Townsend, Tennessee - Fly Fishing in the Great Smoky Mountains National Park, East Tennessee and Western North Carolina

Welcome to the Fishing Report from the Great Smoky Mountains.  At 6:13 am, the temperature is 72 degrees.  Today’s high will be in the high 80’s.  We have a slight chance for rain today, but a much higher chance tomorrow.

LITTLE RIVER

Little River is flowing at 164 cubic feet per second (cfs) or 1.74 feet on the flow gauge.  Median flow for this date is 125 cfs.  The water temperature is 69.4 degrees, below the “Y” at the Townsend entrance.

FISHING IN THE SMOKY MOUNTAINS

Stream flows are very good for this time of year.  A wet June, and frequent afternoon thunderstorms, have resulted in saturated soil and higher than normal flows in the streams.  That trend should continue.  Water temperatures in the low elevations are warm.

Fishing is best in the higher elevations streams where the water is cooler.

Dry flies or nymphs will produce for you.  We are recommending terrestrial patterns such as beetles and ants.  A Yellow Neversink Caddis is a good choice too.  Still, Green or Pink Weenies are recommended.

During the Summer months, aquatic insect activity is much lower than Spring.  The food source for trout in our streams, switch to a mixture of terrestrials and aquatic insects, during the Summer and Fall.

TAILWATERS TODAY

Norris and Cherokee dams will be generating almost all day.

TAILWATER SMALLMOUTH BASS FISHING

The tailwaters have been fishing very well for smallmouth bass.  The topwater bite is on.  Guide Josh Pfeiffer has been busy floating clients down our local tailwaters, and his success rate is high.  He knows what he is doing.  Some of the best days I’ve had, fishing with Josh, were in August. 

Fishing with Josh or with anyone in a drift boat is especially exciting, because you are often sight fishing.  You see the bass before you cast.  You watch the bass rise and take your popper or foam fly.  That can’t be beat! CLICK HERE to visit Josh's website.

POPPERS

I love fishing with poppers, for bass and bluegill.  Summer is popper season, though poppers also work well in Spring and Fall.  Poppers take me back to my childhood.  I remember evenings, during the Summers, when I would grab my fly rod and some poppers, then walk to a farm pond.  As the sun began to set, bluegill and bass were waiting, for me to show.  I hope they had as much fun as I did.  I practiced catch and release in the early 60’s and I bent down the barbs on my hooks.  That was not a normal practice back then.  Most people kept what they caught.  I wanted to catch them again.

Several years ago, I learned to make poppers from foam cylinders.  I still do that today, though not every year.  When I make poppers, I make many, enough to last one or two years.

You can CLICK HERE to view a tutorial I wrote in 2009.  Since then, I have eliminated many of the steps.  I don’t cup the face anymore.  I don’t coat the body with epoxy.  I try to keep it simple.  These poppers work well and they are very durable.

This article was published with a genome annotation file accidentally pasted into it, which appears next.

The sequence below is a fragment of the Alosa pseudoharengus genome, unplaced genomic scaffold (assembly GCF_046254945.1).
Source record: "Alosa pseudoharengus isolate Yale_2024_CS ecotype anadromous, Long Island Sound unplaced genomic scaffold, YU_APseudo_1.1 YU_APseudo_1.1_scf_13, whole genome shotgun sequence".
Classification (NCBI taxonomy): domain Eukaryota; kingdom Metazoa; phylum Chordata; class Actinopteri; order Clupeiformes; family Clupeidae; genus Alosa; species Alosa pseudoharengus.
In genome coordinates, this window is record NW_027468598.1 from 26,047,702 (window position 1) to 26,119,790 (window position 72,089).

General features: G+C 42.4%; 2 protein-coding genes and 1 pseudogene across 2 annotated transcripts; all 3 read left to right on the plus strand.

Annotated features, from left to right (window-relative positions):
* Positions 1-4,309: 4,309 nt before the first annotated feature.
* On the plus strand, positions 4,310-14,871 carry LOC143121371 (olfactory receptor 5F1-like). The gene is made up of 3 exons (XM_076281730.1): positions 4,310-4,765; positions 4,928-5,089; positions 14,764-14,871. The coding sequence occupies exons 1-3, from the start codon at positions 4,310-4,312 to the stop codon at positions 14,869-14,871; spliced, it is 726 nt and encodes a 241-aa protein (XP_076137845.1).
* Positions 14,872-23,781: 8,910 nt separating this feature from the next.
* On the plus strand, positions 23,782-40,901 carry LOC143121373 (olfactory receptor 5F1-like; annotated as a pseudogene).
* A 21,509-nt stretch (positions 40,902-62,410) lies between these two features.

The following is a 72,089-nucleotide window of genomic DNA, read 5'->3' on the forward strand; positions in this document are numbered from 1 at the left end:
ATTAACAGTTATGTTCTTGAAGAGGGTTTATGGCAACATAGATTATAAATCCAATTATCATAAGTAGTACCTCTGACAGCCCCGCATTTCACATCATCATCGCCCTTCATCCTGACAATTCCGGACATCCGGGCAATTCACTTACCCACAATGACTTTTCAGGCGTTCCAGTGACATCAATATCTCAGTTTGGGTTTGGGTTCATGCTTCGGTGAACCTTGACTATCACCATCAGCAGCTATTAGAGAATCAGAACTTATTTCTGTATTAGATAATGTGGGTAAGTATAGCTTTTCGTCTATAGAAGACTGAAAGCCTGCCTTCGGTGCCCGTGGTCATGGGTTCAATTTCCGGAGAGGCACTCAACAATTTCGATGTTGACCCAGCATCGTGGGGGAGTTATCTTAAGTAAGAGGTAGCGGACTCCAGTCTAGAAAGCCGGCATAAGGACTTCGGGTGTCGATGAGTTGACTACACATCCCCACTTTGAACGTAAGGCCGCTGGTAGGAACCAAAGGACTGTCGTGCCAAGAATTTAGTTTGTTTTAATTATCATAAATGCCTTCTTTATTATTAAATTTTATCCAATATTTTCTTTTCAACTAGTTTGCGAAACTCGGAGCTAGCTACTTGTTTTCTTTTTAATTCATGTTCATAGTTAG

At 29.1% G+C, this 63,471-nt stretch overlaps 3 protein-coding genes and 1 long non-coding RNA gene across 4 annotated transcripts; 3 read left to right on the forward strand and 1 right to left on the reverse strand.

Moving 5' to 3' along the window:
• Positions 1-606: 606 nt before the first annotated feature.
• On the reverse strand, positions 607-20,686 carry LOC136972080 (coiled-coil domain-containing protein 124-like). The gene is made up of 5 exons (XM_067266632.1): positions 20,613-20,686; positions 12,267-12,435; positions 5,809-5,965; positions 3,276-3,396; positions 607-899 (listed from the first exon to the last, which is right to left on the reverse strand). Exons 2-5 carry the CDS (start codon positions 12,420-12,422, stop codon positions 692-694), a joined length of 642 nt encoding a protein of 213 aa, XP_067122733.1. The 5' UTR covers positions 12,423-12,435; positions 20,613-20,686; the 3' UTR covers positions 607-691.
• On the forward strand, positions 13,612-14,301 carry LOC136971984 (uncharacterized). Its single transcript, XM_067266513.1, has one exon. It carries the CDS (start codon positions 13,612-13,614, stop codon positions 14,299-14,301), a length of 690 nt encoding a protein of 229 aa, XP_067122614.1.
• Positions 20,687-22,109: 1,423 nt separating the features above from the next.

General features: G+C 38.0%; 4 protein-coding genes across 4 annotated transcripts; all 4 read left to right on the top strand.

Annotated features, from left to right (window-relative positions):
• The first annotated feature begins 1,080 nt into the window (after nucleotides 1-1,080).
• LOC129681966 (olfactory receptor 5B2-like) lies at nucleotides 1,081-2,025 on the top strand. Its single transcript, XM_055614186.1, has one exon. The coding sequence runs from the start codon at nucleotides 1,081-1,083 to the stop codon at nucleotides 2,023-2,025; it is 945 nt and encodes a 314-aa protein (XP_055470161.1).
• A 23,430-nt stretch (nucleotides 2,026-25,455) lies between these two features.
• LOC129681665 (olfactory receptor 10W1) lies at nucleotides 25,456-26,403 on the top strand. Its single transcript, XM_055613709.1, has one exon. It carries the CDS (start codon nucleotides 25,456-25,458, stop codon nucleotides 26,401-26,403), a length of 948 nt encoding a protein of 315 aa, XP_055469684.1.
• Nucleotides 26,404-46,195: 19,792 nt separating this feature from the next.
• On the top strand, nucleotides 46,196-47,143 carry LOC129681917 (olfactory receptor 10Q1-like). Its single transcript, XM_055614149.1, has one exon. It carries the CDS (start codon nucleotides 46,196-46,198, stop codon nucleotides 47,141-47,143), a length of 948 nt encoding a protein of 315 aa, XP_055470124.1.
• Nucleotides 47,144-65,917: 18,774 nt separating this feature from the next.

FLUOROCARBON VS MONOFILAMENT

Yesterday, I wrote a long detailed explanation on fluorocarbon and monofilament leaders and tippet for our website.  What I wrote was slanted toward smallmouth bass fishing but most of the content applies to fly fishing for all species.  Maybe you know more about the subject than I do.  Or maybe you don’t.

I use monofilament leaders and tippet when I’m fishing using topwater flies.  On the other hand, I use fluorocarbon when fly fishing with sinking flies, like streamers or nymphs.  Below are my thoughts on the pros and cons of both.

Fluorocarbon is dense.  The molecules are packed tightly in this material.  As a result, this material offers more abrasion resistance than monofilament.

Fluorocarbon is supposedly less likely to be seen by fish.  The theory is, you can use a larger diameter tippet, with a higher breaking strength, without the fish noticing your leader and tippet.  Many anglers use fluorocarbon tippet in very clear water.

The down side is, fluorocarbon is expensive.  Additionally, due to the material’s density, it tends to sink faster.  I prefer to use monofilament when fishing with top water flies.  One gripe I have with fluorocarbon is, when I pull the fly off the water to make a cast, the leader has sunk, pulling the fly under water temporarily.  Sometimes I snag something when that happens.  In shallow streams, the leader can drift under a rock.  Now, that is frustrating.

Experts say, monofilament is a better material for tying knots.  Those knots supposedly don’t slip as easily as they do when you use fluorocarbon. I can’t verify that. I have knots slip using both materials when I’m not careful.

Monofilament stretches more than fluorocarbon.  Stretching can be good or bad.  When trying to set a hook in a big fish with a large hook, I don’t want the leader to stretch.  I think fluorocarbon gives me a better hook set. This is especially true when fishing for saltwater species.

Scientists have determined that monofilament absorbs water over time, causing the material to weaken.  Again, I can’t verify that.  I break fish off on both and I hate when that happens.

So, to keep things simple for me, and to eliminate trying to make decisions while enjoying myself fishing, I use monofilament for top water fishing, and fluorocarbon for fishing with flies that sink. My 6 weight bass rod always has a mono leader.  My 7 always has fluorocarbon.  I don’t take the time to switch leaders, if I decide to use a top water fly on the 7 weight or vise versa.  I would rather be fishing.

Have a great day and thank you for being here with us.

Byron Begley
July 22, 2015

Respond to: byron@littleriveroutfitters.com


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